Cybersecurity specialists report the detection of a massive phishing campaign in which threat actors pose as WhatsApp employees in order to trick the user into downloading and installing a banking Trojan on their devices.
Apparently, the campaign operators pretend to send the user a backup of their conversations and call history, so it is highly likely that potential victims will fall into the trap.
In one of the detected messages, a subject line can be seen mentioning “WHATSAPP BACKUP *913071605”, although it is most likely that all the messages that are part of this campaign use this tactic with all potential victims knowing that such a message will attract the attention of any user.
Specialists indicate that it could be difficult for users to distinguish that the message was written by a hacking group, since it is well written and does not contain serious spelling faults, in addition to using a well-designed fake WhatsApp template.
On the other hand, the domain from which the message was sent is easily identifiable as an illegitimate address, although threat actors compensate for this disadvantage with the fact of a rapid infection process that starts as soon as the user clicks on the malicious link received.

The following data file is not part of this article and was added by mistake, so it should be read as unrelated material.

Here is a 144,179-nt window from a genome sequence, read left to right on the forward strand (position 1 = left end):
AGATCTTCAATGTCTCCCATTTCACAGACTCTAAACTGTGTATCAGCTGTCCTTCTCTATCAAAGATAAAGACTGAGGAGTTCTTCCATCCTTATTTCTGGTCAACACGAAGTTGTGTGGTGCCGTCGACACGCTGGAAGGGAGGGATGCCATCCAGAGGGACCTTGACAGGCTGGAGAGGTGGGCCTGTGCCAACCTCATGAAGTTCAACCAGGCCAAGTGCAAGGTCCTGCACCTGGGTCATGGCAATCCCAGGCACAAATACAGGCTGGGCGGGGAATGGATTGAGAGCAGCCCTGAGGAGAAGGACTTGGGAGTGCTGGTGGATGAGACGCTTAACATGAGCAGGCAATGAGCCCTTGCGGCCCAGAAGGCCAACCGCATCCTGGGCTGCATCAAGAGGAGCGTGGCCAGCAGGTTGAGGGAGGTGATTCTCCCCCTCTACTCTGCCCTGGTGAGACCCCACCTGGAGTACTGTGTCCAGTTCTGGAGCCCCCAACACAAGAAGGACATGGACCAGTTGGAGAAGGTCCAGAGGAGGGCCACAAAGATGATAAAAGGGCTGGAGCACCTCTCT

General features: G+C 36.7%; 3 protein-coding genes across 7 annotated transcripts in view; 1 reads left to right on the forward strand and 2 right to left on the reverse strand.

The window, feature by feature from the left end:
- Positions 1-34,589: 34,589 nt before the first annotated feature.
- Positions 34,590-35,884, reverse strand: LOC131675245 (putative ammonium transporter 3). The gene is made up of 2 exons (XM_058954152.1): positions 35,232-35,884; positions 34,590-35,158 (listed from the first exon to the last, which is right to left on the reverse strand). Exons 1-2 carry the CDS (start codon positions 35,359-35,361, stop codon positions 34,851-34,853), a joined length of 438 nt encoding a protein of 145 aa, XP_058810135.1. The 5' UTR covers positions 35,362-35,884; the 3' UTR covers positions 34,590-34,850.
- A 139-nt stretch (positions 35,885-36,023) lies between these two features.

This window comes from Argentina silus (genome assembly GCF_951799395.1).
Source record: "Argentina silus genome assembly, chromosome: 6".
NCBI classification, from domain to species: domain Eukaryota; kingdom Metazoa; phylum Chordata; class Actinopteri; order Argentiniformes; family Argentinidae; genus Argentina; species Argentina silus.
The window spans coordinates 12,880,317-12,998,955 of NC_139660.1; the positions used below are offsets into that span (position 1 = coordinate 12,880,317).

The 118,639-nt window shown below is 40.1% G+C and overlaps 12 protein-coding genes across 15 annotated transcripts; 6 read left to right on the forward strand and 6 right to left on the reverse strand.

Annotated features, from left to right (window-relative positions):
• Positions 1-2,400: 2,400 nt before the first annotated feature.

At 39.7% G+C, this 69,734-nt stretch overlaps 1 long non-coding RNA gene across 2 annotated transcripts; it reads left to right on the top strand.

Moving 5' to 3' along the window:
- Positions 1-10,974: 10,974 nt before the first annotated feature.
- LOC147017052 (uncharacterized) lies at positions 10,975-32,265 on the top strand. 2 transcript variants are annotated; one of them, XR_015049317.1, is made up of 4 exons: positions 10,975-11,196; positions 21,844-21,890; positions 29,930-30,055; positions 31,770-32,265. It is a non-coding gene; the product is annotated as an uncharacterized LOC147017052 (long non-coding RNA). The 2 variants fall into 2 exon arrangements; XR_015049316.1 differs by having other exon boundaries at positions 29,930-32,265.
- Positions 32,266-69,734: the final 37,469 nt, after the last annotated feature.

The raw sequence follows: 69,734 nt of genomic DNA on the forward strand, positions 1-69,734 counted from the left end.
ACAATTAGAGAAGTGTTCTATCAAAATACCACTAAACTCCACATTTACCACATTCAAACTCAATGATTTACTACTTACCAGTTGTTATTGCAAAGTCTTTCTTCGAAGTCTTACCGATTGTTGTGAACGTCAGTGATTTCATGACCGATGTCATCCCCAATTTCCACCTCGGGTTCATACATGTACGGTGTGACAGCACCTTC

When redirected to the malicious website, the user will initiate the automatic download of a ZIP file where the Trojan is hidden, which will be released at the end of the installation.
As in any other phishing scam, users are advised to ignore these kinds of messages and always remember that technology companies, government agencies and online stores never approach the user in this way or send unsolicited files, so prevention is the best way to avoid an attack.
On the other hand, users who have interacted with this email are recommended to perform an intensive scan of their systems in search of any indicator of compromise, in addition to keeping their antivirus solutions installed to the latest versions in order to stay protected against the eventual execution of the malicious file.
To learn more about information security risks, malware variants, vulnerabilities and information technologies, feel free to access the International Institute of Cyber Security (IICS) websites.
He is a well-known expert in mobile security and malware analysis. He studied Computer Science at NYU and started working as a cyber security analyst in 2003. He is actively working as an anti-malware expert. He also worked for security companies like Kaspersky Lab. His everyday job includes researching about new malware and cyber security incidents. Also he has deep level of knowledge in mobile security and mobile vulnerabilities.